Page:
The case scheduling order required the parties to file witness and exhibit lists by August 6, 2007, in compliance with KCLR 26. The order also states that the court will issue a pretrial order six weeks before the August 27 trial date. The case scheduling order states:
DEADLINE For Discovery Cutoff [ See KCLR 37(g)]: Mon[day] 07/09/2007.
DEADLINE For Exchange Witness Exhibit Lists Documentary Exhibits [ See KCLR 16(a)(4)]: Mon[day] 08/06/2007.
Trial Date [ See KCLR 40]: Mon[day] 08/27/2007.
. . .
a. Except as specifically modified below, all the provisions of King County Local Rules 4 through-26 shall apply to the processing of civil cases before Superior Court Judges.
B. Pretrial Order: An order directing completion of a Joint Confirmation of Trial Readiness Report will be mailed to all parties approximately six (6) weeks before trial. . . .
As to the requirements for disclosure of witnesses, the pretrial order states, in pertinent part:
Witnesses who have been disclosed pursuant to LR 26, and whom counsel and/or pro se parties intend to call at trial, shall be disclosed as by LR 16(a)(4). . . . Failure to adhere to the case schedule or to disclose witnesses, as provided for in LR 26 and LR 16, shall result in the exclusion of the witnesses' testimony at the time of trial, or such other sanctions as the court deems appropriate.
The pretrial order expressly provides that the parties must disclose witnesses in compliance with KCLR 26. KCLR 26 requires a party to identify the witness's name, address, and phone number, along with a brief description of relevant knowledge for lay witnesses or a brief description of qualifications and a summary of opinion for experts. KCLR 26(b)(3), (4) (2007) provides in pertinent part:
(b) Disclosure of Primary Witness. Required Disclosures
(3) Scope of Disclosure: Disclosure of witnesses under this rule shall include the following information:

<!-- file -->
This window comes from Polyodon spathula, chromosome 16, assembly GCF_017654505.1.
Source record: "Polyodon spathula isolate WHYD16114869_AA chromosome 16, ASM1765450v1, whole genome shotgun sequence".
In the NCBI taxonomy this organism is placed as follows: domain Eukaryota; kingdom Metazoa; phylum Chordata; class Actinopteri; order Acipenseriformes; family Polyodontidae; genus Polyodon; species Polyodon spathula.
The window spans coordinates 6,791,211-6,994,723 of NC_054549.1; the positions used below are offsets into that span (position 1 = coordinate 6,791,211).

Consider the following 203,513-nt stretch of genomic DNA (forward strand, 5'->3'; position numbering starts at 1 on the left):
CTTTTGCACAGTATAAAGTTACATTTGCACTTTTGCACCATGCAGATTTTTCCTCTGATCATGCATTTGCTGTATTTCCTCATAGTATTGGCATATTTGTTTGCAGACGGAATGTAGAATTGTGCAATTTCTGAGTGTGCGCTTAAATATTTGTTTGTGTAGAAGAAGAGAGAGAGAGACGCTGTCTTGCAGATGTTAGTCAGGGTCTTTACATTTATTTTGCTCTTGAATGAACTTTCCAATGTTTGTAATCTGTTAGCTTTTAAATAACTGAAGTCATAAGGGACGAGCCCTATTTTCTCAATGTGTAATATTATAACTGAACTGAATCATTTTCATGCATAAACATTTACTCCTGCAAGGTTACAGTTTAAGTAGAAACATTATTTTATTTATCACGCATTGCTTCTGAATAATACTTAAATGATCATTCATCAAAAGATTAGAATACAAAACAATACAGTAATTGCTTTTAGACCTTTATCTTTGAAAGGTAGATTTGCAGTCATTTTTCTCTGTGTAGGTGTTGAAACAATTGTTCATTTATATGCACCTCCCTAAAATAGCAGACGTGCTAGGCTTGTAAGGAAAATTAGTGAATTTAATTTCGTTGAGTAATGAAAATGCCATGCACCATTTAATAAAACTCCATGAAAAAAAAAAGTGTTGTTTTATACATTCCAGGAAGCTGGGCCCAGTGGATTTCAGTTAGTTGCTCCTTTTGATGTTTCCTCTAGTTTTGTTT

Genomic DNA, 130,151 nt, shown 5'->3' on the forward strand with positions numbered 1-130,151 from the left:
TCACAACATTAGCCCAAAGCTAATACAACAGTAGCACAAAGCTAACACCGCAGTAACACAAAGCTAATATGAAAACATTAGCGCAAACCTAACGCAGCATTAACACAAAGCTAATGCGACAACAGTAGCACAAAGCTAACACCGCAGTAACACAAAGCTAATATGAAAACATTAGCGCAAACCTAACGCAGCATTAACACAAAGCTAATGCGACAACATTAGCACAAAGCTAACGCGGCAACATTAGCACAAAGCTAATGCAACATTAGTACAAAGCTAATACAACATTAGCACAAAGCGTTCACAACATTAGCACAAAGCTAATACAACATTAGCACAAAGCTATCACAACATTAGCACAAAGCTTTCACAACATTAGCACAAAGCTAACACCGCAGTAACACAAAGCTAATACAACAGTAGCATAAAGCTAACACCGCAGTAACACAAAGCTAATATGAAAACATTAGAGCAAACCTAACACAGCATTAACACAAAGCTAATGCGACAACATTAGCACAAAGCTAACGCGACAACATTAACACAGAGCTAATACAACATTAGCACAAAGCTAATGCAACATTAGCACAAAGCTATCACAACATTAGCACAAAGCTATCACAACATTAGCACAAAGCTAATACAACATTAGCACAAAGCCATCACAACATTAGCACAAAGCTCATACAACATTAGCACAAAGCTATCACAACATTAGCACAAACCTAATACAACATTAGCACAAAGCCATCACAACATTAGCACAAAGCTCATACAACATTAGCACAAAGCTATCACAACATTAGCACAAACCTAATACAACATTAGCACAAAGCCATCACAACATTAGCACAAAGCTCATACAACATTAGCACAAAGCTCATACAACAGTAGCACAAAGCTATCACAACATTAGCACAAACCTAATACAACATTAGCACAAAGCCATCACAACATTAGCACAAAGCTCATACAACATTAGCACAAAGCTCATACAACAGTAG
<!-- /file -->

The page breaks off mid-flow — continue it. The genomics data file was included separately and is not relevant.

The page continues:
(A) All Witnesses. Name, address, and phone number.
(B) Lay Witnesses. A brief description of the witness's relevant knowledge.
(C) Experts. A summary of the expert's opinions and the basis therefore and a brief description of the expert's qualifications.
(4) Exclusion of Testimony. Any person not disclosed in compliance with this rule may not be called to testify at trial, unless the Court orders otherwise for good cause. . . .
In Lancaster, 127 Wn. App. at 833, the court held that the trial court did not abuse its discretion by excluding a defense witness not disclosed under KCLR 26 and in the absence of good cause. The plaintiff in Lancaster was injured by the defendant in a rear-end automobile accident. The defendant conceded liability, but disputed damages. The defendant stated in both his primary and rebuttal witness disclosures that "[d]efendants will call those healthcare professionals who will conduct a CR 35 Examination of the Plaintiff. This CR 35 Examination has not been scheduled at this time and, accordingly, Defendants cannot identify those professionals who may conduct the examination." Id. at 828-29. However, the defendant did not provide the name, address, phone number, qualifications, and summary of the expert's opinion as required by the local rules and the case scheduling order. Prior to discovery cutoff, the plaintiff moved to exclude the expert witness. The trial court granted the motion to exclude. On appeal, we affirmed on the grounds that the defendant did not meet the minimum requirements of KCLR 26. Lancaster, 127 Wn. App. at 831. "Allowing disclosures to be made in the manner suggested by [the defendant], in the absence of good cause that is not present here, would frustrate the purpose of the scheduling rules." Id. at 833.
Bazley contends that the court did not have the authority to exclude witnesses, that the case scheduling order was ambiguous, and that she complied with the pretrial order. Regardless of any ambiguity in the case scheduling order, there is no dispute that Bazley did not comply with the unambiguous requirement in the pretrial order to identify witnesses as set forth in KCLR 26 and the record does not support a claim of good cause in failure to disclose.
Here, as in Lancaster, the trial court did not abuse its discretion in concluding that Bazley did not comply with the requirements of KCLR 26. Bazley first disclosed EMT Hoggart as potential witnesses on August 3, and did not disclose Dr. Goodfried until August 16. There is no dispute that she did not include phone numbers for either Dr. Goodfried or EMT Hoggart, and did not provide a brief description of their relevant knowledge. Nor did she provide a summary of expert qualifications and opinion. And, as the trial court noted, the medical records do not indicate that Dr. Goodfried or EMT Hoggart would have been able to testify to a reasonable degree of medical certainty. Dr. Goodfried's report ("? venous LE pooling resulting in syncope") and EMT Hoggart's report ("poss: syncope") suggest only possible rather than definitive diagnosis. Nonetheless, the exclusion of Dr. Goodfried and EMT Hoggart did not preclude Bazley from presenting her sudden illness defense at trial.